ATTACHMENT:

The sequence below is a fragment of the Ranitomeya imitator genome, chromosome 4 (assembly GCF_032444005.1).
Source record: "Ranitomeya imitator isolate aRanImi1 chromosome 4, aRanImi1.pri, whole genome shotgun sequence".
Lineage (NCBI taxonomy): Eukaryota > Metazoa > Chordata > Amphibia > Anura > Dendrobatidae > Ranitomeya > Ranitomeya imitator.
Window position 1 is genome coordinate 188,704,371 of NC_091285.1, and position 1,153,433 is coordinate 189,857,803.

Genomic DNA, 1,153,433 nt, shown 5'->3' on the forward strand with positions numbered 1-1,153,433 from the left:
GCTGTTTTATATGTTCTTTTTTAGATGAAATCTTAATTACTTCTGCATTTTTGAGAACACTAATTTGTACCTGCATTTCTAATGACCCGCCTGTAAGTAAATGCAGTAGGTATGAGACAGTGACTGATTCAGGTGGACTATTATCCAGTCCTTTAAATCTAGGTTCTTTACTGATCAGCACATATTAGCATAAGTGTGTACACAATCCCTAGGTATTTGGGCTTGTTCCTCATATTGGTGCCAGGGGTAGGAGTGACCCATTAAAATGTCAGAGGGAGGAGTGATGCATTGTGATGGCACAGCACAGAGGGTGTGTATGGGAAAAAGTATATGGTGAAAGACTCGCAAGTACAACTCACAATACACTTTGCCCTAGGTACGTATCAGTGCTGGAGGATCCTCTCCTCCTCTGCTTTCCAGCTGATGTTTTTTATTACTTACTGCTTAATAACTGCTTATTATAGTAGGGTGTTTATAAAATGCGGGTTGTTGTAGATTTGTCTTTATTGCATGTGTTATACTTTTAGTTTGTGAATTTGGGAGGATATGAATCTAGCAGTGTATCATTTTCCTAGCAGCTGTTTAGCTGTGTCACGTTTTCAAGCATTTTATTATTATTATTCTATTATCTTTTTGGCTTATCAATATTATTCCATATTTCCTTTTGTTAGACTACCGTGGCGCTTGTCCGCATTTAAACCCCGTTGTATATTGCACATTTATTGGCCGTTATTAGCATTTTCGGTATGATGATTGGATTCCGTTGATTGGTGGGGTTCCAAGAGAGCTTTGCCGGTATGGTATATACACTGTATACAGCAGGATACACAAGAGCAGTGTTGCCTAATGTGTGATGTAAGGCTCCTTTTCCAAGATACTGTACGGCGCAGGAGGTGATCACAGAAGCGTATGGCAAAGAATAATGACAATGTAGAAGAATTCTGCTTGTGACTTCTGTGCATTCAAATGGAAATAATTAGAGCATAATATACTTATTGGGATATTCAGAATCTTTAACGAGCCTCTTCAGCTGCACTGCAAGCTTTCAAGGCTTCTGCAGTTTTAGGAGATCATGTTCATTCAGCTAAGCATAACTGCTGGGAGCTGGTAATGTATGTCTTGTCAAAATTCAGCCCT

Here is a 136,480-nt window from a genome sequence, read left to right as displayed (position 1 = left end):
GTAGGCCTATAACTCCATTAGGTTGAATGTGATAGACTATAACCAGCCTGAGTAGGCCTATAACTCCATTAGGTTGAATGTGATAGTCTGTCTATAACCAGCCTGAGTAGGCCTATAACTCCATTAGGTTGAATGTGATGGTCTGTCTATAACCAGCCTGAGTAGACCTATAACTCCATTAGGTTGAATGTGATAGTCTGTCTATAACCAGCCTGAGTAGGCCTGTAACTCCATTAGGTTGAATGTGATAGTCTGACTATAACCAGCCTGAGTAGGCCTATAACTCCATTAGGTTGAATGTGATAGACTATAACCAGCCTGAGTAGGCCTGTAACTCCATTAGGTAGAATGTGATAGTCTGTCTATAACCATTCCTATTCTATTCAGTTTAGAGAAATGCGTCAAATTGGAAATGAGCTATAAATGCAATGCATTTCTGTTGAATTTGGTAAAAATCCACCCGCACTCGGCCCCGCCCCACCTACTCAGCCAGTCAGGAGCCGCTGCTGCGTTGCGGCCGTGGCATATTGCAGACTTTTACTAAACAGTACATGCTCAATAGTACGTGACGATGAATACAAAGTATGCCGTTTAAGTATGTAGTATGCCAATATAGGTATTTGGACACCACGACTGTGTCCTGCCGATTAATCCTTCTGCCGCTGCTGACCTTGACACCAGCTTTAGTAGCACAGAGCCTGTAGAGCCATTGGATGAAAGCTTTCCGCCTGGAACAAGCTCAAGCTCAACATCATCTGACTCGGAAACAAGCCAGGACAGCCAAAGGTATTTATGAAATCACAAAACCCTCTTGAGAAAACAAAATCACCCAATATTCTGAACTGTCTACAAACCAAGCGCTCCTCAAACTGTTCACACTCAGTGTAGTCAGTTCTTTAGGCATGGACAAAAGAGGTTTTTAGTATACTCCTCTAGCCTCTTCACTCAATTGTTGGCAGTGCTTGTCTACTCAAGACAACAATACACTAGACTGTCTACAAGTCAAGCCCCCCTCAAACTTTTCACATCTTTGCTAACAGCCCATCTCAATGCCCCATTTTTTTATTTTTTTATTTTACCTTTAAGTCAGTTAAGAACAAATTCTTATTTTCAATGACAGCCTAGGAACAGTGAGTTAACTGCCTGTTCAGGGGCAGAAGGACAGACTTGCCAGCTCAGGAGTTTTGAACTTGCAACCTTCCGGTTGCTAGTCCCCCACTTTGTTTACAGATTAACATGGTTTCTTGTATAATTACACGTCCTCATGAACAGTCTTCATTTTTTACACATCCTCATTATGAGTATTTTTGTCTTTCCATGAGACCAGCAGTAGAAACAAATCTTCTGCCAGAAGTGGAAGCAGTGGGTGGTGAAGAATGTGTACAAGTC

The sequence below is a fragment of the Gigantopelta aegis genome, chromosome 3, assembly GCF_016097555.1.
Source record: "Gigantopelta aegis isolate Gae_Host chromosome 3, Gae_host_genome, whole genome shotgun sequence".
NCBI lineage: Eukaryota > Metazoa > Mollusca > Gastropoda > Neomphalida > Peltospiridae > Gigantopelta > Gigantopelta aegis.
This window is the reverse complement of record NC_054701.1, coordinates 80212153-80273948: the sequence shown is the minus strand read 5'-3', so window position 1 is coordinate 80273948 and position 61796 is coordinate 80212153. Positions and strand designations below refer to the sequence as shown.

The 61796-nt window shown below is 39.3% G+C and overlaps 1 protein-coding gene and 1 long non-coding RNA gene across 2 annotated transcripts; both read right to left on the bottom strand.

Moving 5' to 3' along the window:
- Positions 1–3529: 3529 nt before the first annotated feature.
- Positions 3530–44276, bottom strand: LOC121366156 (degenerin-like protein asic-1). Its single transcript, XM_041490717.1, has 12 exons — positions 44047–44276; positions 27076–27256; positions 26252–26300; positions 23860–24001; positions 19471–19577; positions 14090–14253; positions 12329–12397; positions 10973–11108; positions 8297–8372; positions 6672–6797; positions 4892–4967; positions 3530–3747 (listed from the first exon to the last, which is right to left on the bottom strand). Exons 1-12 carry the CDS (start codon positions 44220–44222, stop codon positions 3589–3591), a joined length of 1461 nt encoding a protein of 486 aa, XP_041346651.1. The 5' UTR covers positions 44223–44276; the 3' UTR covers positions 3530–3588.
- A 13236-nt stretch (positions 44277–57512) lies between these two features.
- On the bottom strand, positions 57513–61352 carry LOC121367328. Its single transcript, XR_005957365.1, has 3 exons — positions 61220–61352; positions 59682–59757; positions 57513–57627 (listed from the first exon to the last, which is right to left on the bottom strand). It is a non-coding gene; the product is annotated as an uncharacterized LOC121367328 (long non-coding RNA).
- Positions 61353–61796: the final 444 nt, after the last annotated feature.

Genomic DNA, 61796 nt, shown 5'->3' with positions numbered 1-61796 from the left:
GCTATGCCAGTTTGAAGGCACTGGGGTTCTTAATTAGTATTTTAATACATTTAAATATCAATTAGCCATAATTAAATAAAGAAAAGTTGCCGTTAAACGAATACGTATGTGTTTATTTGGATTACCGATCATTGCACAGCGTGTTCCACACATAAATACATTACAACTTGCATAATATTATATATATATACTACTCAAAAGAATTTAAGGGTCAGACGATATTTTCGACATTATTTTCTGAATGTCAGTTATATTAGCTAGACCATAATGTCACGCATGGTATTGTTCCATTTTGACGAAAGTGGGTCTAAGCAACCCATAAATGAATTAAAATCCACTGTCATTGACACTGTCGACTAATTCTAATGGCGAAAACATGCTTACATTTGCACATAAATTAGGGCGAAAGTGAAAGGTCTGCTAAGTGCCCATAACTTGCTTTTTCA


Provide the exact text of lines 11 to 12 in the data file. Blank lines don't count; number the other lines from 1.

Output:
NCBI lineage: Eukaryota > Metazoa > Mollusca > Gastropoda > Neomphalida > Peltospiridae > Gigantopelta > Gigantopelta aegis.
This window is the reverse complement of record NC_054701.1, coordinates 80212153-80273948: the sequence shown is the minus strand read 5'-3', so window position 1 is coordinate 80273948 and position 61796 is coordinate 80212153. Positions and strand designations below refer to the sequence as shown.